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Quantifying a realistic, worldwide wind and solar electricity supply
Deng, Y.Y.; Haigh, M.; Pouwels, W.; Ramaekers, L.; Brandsma, R.; Schimschar, S.; Grözinger, J.; de Jager, D. (2015). Quantifying a realistic, worldwide wind and solar electricity supply. Global Environ. Change 31: 239-252.
In: Global Environmental Change. Elsevier: Guildford. ISSN 0959-3780; e-ISSN 1872-9495, more
Peer reviewed article  

Available in  Authors 

Author keywords
    Potential; Renewable; Energy; GIS; Global

Authors  Top 
  • Deng, Y.Y.
  • Haigh, M.
  • Pouwels, W.
  • Ramaekers, L.
  • Brandsma, R.
  • Schimschar, S.
  • Grözinger, J.
  • de Jager, D.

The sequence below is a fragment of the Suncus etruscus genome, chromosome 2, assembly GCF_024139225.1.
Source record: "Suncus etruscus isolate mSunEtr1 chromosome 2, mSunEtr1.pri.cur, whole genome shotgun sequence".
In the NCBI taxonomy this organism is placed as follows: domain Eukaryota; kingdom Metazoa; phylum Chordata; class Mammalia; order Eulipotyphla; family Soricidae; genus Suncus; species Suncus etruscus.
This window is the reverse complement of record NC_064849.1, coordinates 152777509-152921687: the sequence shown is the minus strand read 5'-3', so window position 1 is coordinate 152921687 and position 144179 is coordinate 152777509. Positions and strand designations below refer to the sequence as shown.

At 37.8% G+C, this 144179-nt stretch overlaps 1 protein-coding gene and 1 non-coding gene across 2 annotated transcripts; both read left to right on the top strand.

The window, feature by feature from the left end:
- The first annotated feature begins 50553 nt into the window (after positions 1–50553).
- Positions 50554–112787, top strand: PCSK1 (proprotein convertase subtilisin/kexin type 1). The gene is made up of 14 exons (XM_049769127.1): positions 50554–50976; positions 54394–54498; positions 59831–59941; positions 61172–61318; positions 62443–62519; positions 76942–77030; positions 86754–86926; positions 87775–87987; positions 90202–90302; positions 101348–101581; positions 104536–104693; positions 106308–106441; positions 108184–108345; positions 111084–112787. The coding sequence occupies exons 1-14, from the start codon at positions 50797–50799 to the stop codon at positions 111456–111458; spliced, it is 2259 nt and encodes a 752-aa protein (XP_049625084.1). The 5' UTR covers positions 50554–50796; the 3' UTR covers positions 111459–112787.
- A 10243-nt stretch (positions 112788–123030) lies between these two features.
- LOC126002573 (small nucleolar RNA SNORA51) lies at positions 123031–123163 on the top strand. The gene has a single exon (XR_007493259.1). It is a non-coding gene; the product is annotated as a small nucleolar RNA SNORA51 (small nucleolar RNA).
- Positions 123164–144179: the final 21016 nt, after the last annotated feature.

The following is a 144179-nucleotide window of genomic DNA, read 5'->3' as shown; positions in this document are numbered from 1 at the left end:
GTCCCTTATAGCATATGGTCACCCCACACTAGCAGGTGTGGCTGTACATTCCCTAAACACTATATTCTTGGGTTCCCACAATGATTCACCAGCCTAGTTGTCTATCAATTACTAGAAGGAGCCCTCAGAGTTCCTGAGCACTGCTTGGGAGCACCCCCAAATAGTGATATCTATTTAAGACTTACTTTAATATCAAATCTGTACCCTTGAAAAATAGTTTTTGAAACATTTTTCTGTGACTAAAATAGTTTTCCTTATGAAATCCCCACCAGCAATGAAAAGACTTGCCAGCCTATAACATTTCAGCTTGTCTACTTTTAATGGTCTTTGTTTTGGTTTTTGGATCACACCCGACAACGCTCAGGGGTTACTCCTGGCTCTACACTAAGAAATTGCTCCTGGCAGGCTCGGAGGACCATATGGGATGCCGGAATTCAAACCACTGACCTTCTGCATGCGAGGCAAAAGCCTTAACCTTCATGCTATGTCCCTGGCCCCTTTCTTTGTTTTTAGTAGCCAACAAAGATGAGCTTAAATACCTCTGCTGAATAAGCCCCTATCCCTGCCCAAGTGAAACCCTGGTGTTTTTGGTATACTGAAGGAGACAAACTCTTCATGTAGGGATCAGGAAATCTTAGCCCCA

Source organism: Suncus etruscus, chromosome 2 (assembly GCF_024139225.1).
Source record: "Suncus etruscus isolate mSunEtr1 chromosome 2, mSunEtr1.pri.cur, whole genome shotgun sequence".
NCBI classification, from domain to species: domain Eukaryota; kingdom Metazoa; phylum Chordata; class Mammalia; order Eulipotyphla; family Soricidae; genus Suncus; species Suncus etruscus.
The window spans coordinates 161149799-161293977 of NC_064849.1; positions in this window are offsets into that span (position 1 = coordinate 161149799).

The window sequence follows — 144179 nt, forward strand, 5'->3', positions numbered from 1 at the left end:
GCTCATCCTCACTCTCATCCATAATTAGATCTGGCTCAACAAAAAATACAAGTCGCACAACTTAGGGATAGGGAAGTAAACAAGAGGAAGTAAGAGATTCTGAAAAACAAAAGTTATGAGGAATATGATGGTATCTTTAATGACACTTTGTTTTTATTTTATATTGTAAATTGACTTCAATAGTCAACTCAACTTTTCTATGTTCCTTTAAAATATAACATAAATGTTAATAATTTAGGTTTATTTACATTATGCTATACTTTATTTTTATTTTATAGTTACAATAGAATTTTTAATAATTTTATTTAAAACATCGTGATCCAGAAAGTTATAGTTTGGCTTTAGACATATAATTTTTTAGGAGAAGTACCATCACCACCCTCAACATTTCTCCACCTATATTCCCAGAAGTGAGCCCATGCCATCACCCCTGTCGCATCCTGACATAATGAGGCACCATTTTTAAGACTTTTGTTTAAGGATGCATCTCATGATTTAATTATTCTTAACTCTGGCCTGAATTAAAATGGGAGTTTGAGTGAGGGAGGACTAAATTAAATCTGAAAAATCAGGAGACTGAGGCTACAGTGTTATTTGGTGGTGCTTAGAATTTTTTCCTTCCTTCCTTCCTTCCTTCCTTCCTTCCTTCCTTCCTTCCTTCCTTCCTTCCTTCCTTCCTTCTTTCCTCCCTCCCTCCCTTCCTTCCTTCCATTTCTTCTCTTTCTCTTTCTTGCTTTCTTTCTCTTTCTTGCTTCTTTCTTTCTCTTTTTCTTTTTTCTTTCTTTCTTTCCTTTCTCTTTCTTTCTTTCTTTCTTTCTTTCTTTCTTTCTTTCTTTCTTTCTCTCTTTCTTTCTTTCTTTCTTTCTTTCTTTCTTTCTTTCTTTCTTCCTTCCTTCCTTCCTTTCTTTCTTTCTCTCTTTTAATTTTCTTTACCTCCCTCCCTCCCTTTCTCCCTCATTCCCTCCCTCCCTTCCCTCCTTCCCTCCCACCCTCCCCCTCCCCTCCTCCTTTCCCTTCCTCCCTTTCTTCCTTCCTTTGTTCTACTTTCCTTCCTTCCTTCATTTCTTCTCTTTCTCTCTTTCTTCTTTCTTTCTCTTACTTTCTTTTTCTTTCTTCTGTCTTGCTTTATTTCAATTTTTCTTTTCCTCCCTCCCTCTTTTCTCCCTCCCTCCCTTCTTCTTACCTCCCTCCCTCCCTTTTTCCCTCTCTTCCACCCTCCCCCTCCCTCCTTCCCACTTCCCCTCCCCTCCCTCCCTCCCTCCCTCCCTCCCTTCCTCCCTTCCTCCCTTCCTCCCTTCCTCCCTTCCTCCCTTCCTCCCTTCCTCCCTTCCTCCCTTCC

Nearly all long-term energy projections rely heavily on renewable energy sources on the assumption of abundance. Yet, already today, wind and solar projects can encounter local objections and competition with other uses. This paper presents the ranges of realistic potential supply for solar and wind electricity, using a 1 km2 grid level analysis covering the whole world at country level. In addition, the potential for building-based solar electricity is assessed. We find that long-term combined potentials range between 730 and 3700 EJ/a worldwide, depending crucially on the acceptable share of land—up to 3.5% of total (non-ice covered) land on earth. Realistic potentials account for limitations such as land-use competition and acceptance, together with resource quality and remoteness as proxies for cost. Today's electricity demand (65 EJ/a) is well covered by the range, but constraints may occur in the long run locally. Amongst large countries, Nigeria and India may need imports to meet electricity demand.

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